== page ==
Beyond the Tiber, facing the Campus Martins, there stretches a vast plain, which is reached by the bridge named the Triumphal, whereby the city is put in communication with the Via Triumphalia and the Via Cornelia, both of which roads lead to the North. On its further side from the river, the plain is bounded on the left by the Janiculum, and beyond that, in the background, by the Vatican hills whose chain continues along to the right in the form of an amphitheatre. Along the bank of the Tiber the land is occupied by immense gardens, which three years previously had been made by Nero the scene of the principal immolation of the Christians, just at this same season also. To the west of the Vatican Plain and beyond Nero’s gardens was a circus of vast extent, usually called by his name, although in reality it owes its origin to Caligula, who placed in its centre an obelisk which he had transported from Egypt. Outside the Circus, towards its furthest end, rose a temple to Apollo, the protector of the public games. At the other end, the declivity of the Vatican hill begins, and about the middle, facing the Obelisk, was planted a turpentine tree well known to the people. The spot fixed upon for Peter’s execution was close to this said turpentine tree. There, likewise, was his tomb already dug. No other spot in all Rome could be more suitable for so august a purpose. From remotest ages, something mysterious had hovered over the Vatican. An old oak, said by the most ancient traditions to be anterior to the foundation of Rome, was there held in great reverence. There was much talk of oracles heard in this place. Moreover, where could a more choice resting-place be found for this old man who had just conquered Rome, than a mound beneath this venerated soil, opening upon the ” Triumphal Way ” and the ” Cornelian Way,” thus uniting the memories of victorious Rome and the name of the Cornelii, which had now become inseparable from that of Peter?

There is something supremely grand in the taking possession of these places by the Vicar of the Man-God. The Apostle, having reached the spot and come up to the instrument of death, implored of his executioners to set him thereon, not in the usual way, but head downwards, in order, said he, that the servant be not seen in the same position once taken by the Master. His request was granted; and Christian tradition, in all ages, renders testimony to this fact which adds further evidence to the deep humility of so great an Apostle. Peter, with outstretched arms, prayed for the city, prayed for the whole world, the while his blood flowed down upon that Roman soil the conquest of which he had just achieved. At this moment Rome became forever the new Jerusalem. When the Apostle had gone through the whole round of his sufferings, he expired; but he was to live again in each one of his Successors, unto the end of time.


O Peter, we also hail thy glorious tomb! Well does it behove us, thy chosen sons of the West, to celebrate with faith and love the glories of this day. If all nations are moved at the tidings of thy triumphant death; if all tongues proclaim that from Rome perforce must the law of the Lord come forth, unto the whole world; is it not because this death of thine has turned Babylon into that city of divine oracles hailed by the son of Amos, in his prophecy (Is. ii. 1. 5)? is it not because the mountain prepared, in distant ages, to bear the house of the Lord, begins to peer from out the mist, and now stands forth in full day-light to the eyes of the nations. The site of the new Sion is forever fixed; for on this day, is the corner-stone laid (Ibid. xxviii. 16), and Jerusalem is to have no other foundation, than this tried and precious Stone.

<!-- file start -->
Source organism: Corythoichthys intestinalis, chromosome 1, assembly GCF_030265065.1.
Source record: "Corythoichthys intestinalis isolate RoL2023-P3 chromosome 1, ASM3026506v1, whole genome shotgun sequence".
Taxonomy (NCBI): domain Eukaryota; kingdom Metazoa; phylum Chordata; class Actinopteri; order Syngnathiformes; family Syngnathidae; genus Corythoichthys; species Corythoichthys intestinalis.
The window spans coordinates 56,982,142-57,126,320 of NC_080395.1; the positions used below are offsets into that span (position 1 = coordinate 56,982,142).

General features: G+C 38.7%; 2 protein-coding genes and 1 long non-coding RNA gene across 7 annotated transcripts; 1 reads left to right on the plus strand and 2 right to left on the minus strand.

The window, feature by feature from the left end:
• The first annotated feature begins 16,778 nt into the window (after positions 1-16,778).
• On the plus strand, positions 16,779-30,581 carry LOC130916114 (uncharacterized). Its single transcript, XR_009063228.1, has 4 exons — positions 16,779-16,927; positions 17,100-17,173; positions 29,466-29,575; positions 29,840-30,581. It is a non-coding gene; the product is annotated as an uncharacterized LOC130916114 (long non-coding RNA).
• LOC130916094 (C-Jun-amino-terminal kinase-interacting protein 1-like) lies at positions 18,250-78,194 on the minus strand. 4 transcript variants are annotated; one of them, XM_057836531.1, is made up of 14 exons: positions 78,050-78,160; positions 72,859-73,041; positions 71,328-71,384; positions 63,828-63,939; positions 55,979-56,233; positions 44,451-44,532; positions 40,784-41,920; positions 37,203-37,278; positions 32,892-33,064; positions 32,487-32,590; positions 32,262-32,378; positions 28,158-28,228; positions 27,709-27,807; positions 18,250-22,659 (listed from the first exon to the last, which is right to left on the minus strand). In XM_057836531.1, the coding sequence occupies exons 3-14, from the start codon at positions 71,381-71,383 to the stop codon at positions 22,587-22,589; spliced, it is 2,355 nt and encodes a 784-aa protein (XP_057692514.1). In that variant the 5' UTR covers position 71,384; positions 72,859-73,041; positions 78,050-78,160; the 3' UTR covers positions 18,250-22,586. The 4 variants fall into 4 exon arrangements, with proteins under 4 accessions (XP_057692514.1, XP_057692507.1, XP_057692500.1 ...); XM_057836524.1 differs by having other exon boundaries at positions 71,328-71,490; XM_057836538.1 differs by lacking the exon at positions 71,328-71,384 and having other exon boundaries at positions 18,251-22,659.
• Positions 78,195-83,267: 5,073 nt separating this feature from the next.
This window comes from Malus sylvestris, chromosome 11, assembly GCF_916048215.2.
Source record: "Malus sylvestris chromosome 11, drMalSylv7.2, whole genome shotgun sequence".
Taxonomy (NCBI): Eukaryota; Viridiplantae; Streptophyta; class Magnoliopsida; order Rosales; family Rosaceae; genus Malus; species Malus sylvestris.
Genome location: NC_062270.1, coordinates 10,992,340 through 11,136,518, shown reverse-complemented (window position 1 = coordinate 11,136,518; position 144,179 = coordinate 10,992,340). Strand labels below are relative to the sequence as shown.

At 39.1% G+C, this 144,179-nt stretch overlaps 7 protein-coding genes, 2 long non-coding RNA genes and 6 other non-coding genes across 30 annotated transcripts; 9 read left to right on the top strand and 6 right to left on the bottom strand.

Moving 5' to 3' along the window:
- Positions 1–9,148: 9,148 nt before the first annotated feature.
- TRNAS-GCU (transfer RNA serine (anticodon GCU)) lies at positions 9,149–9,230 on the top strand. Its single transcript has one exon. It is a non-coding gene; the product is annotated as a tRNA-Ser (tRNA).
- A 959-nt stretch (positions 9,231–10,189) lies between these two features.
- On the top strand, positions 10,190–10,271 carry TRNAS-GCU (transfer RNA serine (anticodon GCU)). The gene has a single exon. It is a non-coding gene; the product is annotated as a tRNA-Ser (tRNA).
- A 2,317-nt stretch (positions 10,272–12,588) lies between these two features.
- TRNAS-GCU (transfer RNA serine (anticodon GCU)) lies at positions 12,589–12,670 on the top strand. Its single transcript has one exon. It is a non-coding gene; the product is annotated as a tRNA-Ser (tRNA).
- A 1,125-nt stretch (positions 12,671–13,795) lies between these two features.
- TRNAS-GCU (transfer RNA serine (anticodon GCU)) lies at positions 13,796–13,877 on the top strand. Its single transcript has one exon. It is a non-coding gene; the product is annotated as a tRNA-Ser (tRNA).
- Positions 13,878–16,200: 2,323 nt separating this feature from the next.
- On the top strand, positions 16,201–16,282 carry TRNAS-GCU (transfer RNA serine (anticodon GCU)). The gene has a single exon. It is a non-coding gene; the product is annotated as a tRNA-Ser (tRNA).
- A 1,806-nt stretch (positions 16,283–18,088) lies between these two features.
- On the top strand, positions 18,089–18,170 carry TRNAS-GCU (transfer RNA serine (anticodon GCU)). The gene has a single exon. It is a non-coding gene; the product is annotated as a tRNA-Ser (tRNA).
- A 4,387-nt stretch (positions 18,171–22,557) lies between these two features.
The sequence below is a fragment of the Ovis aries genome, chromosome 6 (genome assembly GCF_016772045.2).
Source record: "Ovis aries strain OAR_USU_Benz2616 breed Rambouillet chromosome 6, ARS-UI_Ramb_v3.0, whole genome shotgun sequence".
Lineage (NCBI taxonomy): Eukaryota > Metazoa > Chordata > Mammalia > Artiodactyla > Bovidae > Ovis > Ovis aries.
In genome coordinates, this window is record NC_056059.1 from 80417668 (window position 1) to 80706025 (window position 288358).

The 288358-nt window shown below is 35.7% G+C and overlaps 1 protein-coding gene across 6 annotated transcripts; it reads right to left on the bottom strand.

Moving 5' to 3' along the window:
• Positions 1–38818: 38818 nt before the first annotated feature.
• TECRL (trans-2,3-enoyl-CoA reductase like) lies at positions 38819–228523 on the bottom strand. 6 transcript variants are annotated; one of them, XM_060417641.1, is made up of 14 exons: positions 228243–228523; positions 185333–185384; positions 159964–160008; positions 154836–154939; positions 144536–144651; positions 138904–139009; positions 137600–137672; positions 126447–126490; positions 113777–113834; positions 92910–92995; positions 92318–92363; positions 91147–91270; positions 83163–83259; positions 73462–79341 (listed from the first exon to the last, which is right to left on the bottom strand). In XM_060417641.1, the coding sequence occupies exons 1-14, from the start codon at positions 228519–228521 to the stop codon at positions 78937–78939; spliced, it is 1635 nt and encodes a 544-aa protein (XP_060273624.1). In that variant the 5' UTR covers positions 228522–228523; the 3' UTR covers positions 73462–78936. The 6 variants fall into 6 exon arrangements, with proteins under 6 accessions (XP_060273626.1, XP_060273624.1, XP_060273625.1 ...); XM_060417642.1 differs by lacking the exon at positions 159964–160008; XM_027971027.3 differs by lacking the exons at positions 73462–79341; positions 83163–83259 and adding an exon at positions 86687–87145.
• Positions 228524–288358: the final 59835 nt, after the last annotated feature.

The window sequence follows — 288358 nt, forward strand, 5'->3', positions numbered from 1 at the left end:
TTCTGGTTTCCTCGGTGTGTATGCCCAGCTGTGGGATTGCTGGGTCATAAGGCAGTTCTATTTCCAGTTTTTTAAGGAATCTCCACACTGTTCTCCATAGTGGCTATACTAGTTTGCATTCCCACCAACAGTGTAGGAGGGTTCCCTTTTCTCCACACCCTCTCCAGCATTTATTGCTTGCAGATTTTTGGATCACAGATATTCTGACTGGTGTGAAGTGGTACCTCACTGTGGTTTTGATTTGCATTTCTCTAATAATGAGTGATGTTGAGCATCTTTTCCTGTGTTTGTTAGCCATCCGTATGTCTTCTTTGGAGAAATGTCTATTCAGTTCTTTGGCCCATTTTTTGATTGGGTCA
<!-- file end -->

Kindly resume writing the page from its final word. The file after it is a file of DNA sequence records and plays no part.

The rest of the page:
O Peter, on thee must we build; for fain are we to be dwellers in the Holy City. We will follow our Lord’s counsel (St. Matth. vii. 24-27), by raising our structure upon the rock, so that it may resist the storm, and may become an eternal abode. Our gratitude to thee, who hast vouchsafed to uphold us, is all the greater, since this our senseless age, pretends to construct a new social edifice, which it would fix on the shifting sands of public opinion, and hence realizes naught save downfall and ruin! Is the stone rejected by our modern architects any the less, head of the corner? And does not its strength appear in the fact (as it is written) that having rejected and cast it aside, they stumble against it and are hurt, yea broken?

Standing erect, amid these ruins, firm upon the foundation, the rock against which the gates of hell cannot prevail,–we have all the more right to extol this day, on which the Lord hath, as our Psalm says established the earth (Ps. xcii. 1). The Lord did indeed manifest His greatness, when He cast the vast orbs into space, and poised them by laws so marvelous, that the mere discovery thereof does honour to science; but His reign, His beauty, His power, are far more stupendous when He lays the basis prepared by him to support that temple of which a myriad worlds scarce deserve to be called the pavement. Of this immortal day, did Eternal Wisdom sing, when divinely foretasting its pure delights, and preluding our gladness, he thus led on our happy chorus: “When the mountains with their huge bulk were being established, and when the earth was being balanced on its poles, when He established the sky above, and poised the fountains of waters, when he laid the foundations of the earth, I was with Him, forming all things; and was delighted every day playing before him at all times ; playing in the world, for my delights are to be with the children of men (Prov.viii).

The Liturgical Year. 1904. Abbot Dom Gueranger, O.S.B. Translated from the French by Dom Laurence Shepherd, O.S.B. Imprimatur, 1910.